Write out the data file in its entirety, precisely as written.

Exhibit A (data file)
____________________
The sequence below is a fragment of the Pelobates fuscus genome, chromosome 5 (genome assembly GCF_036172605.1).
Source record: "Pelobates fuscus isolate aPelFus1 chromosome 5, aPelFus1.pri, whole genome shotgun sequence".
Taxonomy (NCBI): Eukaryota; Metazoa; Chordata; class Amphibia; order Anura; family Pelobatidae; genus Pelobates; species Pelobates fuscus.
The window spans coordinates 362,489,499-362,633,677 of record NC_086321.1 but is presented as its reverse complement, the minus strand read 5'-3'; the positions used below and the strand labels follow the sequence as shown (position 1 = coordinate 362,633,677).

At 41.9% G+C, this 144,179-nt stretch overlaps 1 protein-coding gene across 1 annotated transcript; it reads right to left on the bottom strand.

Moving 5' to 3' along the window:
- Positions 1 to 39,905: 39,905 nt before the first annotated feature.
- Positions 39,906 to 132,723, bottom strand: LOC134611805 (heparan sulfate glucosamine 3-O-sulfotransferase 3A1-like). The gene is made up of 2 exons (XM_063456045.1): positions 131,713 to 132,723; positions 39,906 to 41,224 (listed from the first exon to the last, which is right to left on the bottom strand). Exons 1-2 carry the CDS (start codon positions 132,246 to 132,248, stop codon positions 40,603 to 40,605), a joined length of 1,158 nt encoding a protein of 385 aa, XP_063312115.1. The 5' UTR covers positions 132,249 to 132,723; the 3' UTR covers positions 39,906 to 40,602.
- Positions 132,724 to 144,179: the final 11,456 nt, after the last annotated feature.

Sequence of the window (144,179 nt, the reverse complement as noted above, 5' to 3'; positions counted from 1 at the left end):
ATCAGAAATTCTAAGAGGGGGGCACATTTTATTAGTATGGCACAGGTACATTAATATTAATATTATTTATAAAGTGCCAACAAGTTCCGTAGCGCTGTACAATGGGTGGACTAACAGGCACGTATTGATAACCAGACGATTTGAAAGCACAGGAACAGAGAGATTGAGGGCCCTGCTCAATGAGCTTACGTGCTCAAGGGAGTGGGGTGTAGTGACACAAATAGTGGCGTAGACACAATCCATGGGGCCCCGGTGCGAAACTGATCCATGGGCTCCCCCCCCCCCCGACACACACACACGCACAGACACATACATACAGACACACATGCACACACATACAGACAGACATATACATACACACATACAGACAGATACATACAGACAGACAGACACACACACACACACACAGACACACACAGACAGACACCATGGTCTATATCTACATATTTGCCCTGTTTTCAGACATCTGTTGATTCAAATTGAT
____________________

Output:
The sequence below is a fragment of the Pelobates fuscus genome, chromosome 5 (genome assembly GCF_036172605.1).
Source record: "Pelobates fuscus isolate aPelFus1 chromosome 5, aPelFus1.pri, whole genome shotgun sequence".
Taxonomy (NCBI): Eukaryota; Metazoa; Chordata; class Amphibia; order Anura; family Pelobatidae; genus Pelobates; species Pelobates fuscus.
The window spans coordinates 362,489,499-362,633,677 of record NC_086321.1 but is presented as its reverse complement, the minus strand read 5'-3'; the positions used below and the strand labels follow the sequence as shown (position 1 = coordinate 362,633,677).

At 41.9% G+C, this 144,179-nt stretch overlaps 1 protein-coding gene across 1 annotated transcript; it reads right to left on the bottom strand.

Moving 5' to 3' along the window:
- Positions 1 to 39,905: 39,905 nt before the first annotated feature.
- Positions 39,906 to 132,723, bottom strand: LOC134611805 (heparan sulfate glucosamine 3-O-sulfotransferase 3A1-like). The gene is made up of 2 exons (XM_063456045.1): positions 131,713 to 132,723; positions 39,906 to 41,224 (listed from the first exon to the last, which is right to left on the bottom strand). Exons 1-2 carry the CDS (start codon positions 132,246 to 132,248, stop codon positions 40,603 to 40,605), a joined length of 1,158 nt encoding a protein of 385 aa, XP_063312115.1. The 5' UTR covers positions 132,249 to 132,723; the 3' UTR covers positions 39,906 to 40,602.
- Positions 132,724 to 144,179: the final 11,456 nt, after the last annotated feature.

Sequence of the window (144,179 nt, the reverse complement as noted above, 5' to 3'; positions counted from 1 at the left end):
ATCAGAAATTCTAAGAGGGGGGCACATTTTATTAGTATGGCACAGGTACATTAATATTAATATTATTTATAAAGTGCCAACAAGTTCCGTAGCGCTGTACAATGGGTGGACTAACAGGCACGTATTGATAACCAGACGATTTGAAAGCACAGGAACAGAGAGATTGAGGGCCCTGCTCAATGAGCTTACGTGCTCAAGGGAGTGGGGTGTAGTGACACAAATAGTGGCGTAGACACAATCCATGGGGCCCCGGTGCGAAACTGATCCATGGGCTCCCCCCCCCCCCGACACACACACACGCACAGACACATACATACAGACACACATGCACACACATACAGACAGACATATACATACACACATACAGACAGATACATACAGACAGACAGACACACACACACACACACAGACACACACAGACAGACACCATGGTCTATATCTACATATTTGCCCTGTTTTCAGACATCTGTTGATTCAAATTGAT